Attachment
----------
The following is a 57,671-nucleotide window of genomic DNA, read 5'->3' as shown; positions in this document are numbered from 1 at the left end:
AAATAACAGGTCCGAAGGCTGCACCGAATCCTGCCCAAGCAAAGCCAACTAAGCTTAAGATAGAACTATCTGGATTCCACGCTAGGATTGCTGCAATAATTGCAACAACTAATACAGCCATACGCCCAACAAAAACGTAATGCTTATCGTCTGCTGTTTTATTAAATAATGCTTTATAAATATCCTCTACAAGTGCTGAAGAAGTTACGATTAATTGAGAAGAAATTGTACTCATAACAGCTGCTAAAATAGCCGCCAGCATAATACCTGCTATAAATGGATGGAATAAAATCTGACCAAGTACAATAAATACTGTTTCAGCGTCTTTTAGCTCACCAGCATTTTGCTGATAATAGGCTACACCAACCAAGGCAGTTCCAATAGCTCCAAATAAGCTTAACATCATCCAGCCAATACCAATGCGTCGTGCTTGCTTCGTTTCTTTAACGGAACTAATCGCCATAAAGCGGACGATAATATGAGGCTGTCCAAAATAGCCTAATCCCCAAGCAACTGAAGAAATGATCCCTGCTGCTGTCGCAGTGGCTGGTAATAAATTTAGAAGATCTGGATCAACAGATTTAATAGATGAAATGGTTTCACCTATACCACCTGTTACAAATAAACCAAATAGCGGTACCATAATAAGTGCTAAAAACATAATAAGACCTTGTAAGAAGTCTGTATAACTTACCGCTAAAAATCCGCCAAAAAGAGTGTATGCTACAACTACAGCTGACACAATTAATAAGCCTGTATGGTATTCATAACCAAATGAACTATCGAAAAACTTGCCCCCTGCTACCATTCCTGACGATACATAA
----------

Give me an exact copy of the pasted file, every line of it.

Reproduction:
The following is a 57,671-nucleotide window of genomic DNA, read 5'->3' as shown; positions in this document are numbered from 1 at the left end:
AAATAACAGGTCCGAAGGCTGCACCGAATCCTGCCCAAGCAAAGCCAACTAAGCTTAAGATAGAACTATCTGGATTCCACGCTAGGATTGCTGCAATAATTGCAACAACTAATACAGCCATACGCCCAACAAAAACGTAATGCTTATCGTCTGCTGTTTTATTAAATAATGCTTTATAAATATCCTCTACAAGTGCTGAAGAAGTTACGATTAATTGAGAAGAAATTGTACTCATAACAGCTGCTAAAATAGCCGCCAGCATAATACCTGCTATAAATGGATGGAATAAAATCTGACCAAGTACAATAAATACTGTTTCAGCGTCTTTTAGCTCACCAGCATTTTGCTGATAATAGGCTACACCAACCAAGGCAGTTCCAATAGCTCCAAATAAGCTTAACATCATCCAGCCAATACCAATGCGTCGTGCTTGCTTCGTTTCTTTAACGGAACTAATCGCCATAAAGCGGACGATAATATGAGGCTGTCCAAAATAGCCTAATCCCCAAGCAACTGAAGAAATGATCCCTGCTGCTGTCGCAGTGGCTGGTAATAAATTTAGAAGATCTGGATCAACAGATTTAATAGATGAAATGGTTTCACCTATACCACCTGTTACAAATAAACCAAATAGCGGTACCATAATAAGTGCTAAAAACATAATAAGACCTTGTAAGAAGTCTGTATAACTTACCGCTAAAAATCCGCCAAAAAGAGTGTATGCTACAACTACAGCTGACACAATTAATAAGCCTGTATGGTATTCATAACCAAATGAACTATCGAAAAACTTGCCCCCTGCTACCATTCCTGACGATACATAA